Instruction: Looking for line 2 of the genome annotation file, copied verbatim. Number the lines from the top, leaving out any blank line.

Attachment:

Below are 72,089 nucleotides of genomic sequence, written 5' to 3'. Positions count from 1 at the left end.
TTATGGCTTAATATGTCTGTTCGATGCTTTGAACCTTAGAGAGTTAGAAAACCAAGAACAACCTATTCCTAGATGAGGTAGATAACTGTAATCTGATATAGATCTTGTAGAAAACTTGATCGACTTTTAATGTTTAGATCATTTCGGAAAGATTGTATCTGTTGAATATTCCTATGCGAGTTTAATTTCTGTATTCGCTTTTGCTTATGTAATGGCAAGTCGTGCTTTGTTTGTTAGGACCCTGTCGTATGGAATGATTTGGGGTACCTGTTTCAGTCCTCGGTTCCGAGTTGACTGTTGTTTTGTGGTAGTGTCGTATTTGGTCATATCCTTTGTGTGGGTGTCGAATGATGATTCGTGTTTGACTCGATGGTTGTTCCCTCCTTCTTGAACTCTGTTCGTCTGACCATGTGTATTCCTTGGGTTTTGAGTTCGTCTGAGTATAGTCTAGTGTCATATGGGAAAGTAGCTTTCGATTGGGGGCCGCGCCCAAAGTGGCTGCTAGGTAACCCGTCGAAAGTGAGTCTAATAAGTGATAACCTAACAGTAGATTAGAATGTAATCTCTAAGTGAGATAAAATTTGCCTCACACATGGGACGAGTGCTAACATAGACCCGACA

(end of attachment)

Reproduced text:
TTATGGCTTAATATGTCTGTTCGATGCTTTGAACCTTAGAGAGTTAGAAAACCAAGAACAACCTATTCCTAGATGAGGTAGATAACTGTAATCTGATATAGATCTTGTAGAAAACTTGATCGACTTTTAATGTTTAGATCATTTCGGAAAGATTGTATCTGTTGAATATTCCTATGCGAGTTTAATTTCTGTATTCGCTTTTGCTTATGTAATGGCAAGTCGTGCTTTGTTTGTTAGGACCCTGTCGTATGGAATGATTTGGGGTACCTGTTTCAGTCCTCGGTTCCGAGTTGACTGTTGTTTTGTGGTAGTGTCGTATTTGGTCATATCCTTTGTGTGGGTGTCGAATGATGATTCGTGTTTGACTCGATGGTTGTTCCCTCCTTCTTGAACTCTGTTCGTCTGACCATGTGTATTCCTTGGGTTTTGAGTTCGTCTGAGTATAGTCTAGTGTCATATGGGAAAGTAGCTTTCGATTGGGGGCCGCGCCCAAAGTGGCTGCTAGGTAACCCGTCGAAAGTGAGTCTAATAAGTGATAACCTAACAGTAGATTAGAATGTAATCTCTAAGTGAGATAAAATTTGCCTCACACATGGGACGAGTGCTAACATAGACCCGACA